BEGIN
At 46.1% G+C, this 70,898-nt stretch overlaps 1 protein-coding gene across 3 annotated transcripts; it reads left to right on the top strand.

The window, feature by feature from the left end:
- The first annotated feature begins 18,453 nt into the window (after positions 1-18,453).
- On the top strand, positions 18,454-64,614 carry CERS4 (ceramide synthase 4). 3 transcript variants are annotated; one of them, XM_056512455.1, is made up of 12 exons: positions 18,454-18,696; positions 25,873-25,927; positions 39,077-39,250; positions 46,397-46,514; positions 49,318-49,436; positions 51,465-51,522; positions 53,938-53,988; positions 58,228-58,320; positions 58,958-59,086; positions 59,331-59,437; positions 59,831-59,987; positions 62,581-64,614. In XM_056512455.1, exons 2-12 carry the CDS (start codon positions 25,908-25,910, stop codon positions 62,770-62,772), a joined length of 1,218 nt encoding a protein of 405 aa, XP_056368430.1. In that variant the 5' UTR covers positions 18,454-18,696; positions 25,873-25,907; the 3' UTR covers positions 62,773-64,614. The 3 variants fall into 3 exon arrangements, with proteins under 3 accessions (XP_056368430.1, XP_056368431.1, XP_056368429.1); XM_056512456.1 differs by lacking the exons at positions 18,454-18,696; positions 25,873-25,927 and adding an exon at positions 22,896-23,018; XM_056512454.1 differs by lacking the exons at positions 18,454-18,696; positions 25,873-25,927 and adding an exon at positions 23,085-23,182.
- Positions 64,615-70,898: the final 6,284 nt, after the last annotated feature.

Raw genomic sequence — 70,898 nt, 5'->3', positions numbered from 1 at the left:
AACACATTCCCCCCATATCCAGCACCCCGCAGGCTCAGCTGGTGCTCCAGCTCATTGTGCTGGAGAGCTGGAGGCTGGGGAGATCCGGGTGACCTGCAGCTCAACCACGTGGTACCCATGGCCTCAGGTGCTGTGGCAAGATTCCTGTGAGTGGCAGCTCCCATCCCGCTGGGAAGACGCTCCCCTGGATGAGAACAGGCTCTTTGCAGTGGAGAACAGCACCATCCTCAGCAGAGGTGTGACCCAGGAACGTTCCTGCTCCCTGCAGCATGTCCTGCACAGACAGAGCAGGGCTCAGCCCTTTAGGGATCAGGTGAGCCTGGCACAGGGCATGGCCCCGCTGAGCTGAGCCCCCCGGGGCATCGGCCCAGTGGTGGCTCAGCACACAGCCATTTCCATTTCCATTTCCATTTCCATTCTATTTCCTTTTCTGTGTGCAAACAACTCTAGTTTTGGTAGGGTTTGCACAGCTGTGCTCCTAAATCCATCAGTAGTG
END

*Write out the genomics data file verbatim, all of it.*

At 46.1% G+C, this 70,898-nt stretch overlaps 1 protein-coding gene across 3 annotated transcripts; it reads left to right on the top strand.

The window, feature by feature from the left end:
- The first annotated feature begins 18,453 nt into the window (after positions 1-18,453).
- On the top strand, positions 18,454-64,614 carry CERS4 (ceramide synthase 4). 3 transcript variants are annotated; one of them, XM_056512455.1, is made up of 12 exons: positions 18,454-18,696; positions 25,873-25,927; positions 39,077-39,250; positions 46,397-46,514; positions 49,318-49,436; positions 51,465-51,522; positions 53,938-53,988; positions 58,228-58,320; positions 58,958-59,086; positions 59,331-59,437; positions 59,831-59,987; positions 62,581-64,614. In XM_056512455.1, exons 2-12 carry the CDS (start codon positions 25,908-25,910, stop codon positions 62,770-62,772), a joined length of 1,218 nt encoding a protein of 405 aa, XP_056368430.1. In that variant the 5' UTR covers positions 18,454-18,696; positions 25,873-25,907; the 3' UTR covers positions 62,773-64,614. The 3 variants fall into 3 exon arrangements, with proteins under 3 accessions (XP_056368430.1, XP_056368431.1, XP_056368429.1); XM_056512456.1 differs by lacking the exons at positions 18,454-18,696; positions 25,873-25,927 and adding an exon at positions 22,896-23,018; XM_056512454.1 differs by lacking the exons at positions 18,454-18,696; positions 25,873-25,927 and adding an exon at positions 23,085-23,182.
- Positions 64,615-70,898: the final 6,284 nt, after the last annotated feature.

Raw genomic sequence — 70,898 nt, 5'->3', positions numbered from 1 at the left:
AACACATTCCCCCCATATCCAGCACCCCGCAGGCTCAGCTGGTGCTCCAGCTCATTGTGCTGGAGAGCTGGAGGCTGGGGAGATCCGGGTGACCTGCAGCTCAACCACGTGGTACCCATGGCCTCAGGTGCTGTGGCAAGATTCCTGTGAGTGGCAGCTCCCATCCCGCTGGGAAGACGCTCCCCTGGATGAGAACAGGCTCTTTGCAGTGGAGAACAGCACCATCCTCAGCAGAGGTGTGACCCAGGAACGTTCCTGCTCCCTGCAGCATGTCCTGCACAGACAGAGCAGGGCTCAGCCCTTTAGGGATCAGGTGAGCCTGGCACAGGGCATGGCCCCGCTGAGCTGAGCCCCCCGGGGCATCGGCCCAGTGGTGGCTCAGCACACAGCCATTTCCATTTCCATTTCCATTTCCATTCTATTTCCTTTTCTGTGTGCAAACAACTCTAGTTTTGGTAGGGTTTGCACAGCTGTGCTCCTAAATCCATCAGTAGTG